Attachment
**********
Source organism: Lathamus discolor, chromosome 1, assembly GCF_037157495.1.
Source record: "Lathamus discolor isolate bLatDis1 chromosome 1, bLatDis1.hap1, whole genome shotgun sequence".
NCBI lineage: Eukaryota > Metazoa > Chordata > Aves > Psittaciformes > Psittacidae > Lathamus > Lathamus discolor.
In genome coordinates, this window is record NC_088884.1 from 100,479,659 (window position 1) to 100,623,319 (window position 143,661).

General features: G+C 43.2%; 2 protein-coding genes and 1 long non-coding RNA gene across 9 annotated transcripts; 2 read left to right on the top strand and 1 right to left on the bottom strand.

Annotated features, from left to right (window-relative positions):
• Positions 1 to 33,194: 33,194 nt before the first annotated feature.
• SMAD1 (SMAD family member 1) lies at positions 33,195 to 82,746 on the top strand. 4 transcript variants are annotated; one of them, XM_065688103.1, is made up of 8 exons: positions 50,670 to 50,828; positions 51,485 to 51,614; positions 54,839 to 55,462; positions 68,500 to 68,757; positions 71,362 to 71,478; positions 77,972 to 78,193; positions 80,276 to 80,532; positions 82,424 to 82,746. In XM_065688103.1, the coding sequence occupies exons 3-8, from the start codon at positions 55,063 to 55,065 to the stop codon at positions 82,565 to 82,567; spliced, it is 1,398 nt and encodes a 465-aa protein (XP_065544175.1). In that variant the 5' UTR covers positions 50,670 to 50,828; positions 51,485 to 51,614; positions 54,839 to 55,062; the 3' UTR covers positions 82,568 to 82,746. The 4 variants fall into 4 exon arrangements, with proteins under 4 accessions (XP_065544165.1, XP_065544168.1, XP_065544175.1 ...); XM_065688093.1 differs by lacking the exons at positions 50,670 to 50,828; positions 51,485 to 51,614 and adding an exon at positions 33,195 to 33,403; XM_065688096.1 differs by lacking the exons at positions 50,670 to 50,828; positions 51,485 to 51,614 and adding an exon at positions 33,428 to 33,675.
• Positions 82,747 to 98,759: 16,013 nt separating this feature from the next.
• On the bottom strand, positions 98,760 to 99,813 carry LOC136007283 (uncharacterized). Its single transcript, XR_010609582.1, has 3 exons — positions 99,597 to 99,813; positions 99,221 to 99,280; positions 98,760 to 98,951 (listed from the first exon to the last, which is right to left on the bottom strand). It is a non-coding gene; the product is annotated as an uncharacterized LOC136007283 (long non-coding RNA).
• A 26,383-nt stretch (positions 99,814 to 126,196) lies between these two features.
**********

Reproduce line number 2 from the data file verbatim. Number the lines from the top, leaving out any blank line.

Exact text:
Source record: "Lathamus discolor isolate bLatDis1 chromosome 1, bLatDis1.hap1, whole genome shotgun sequence".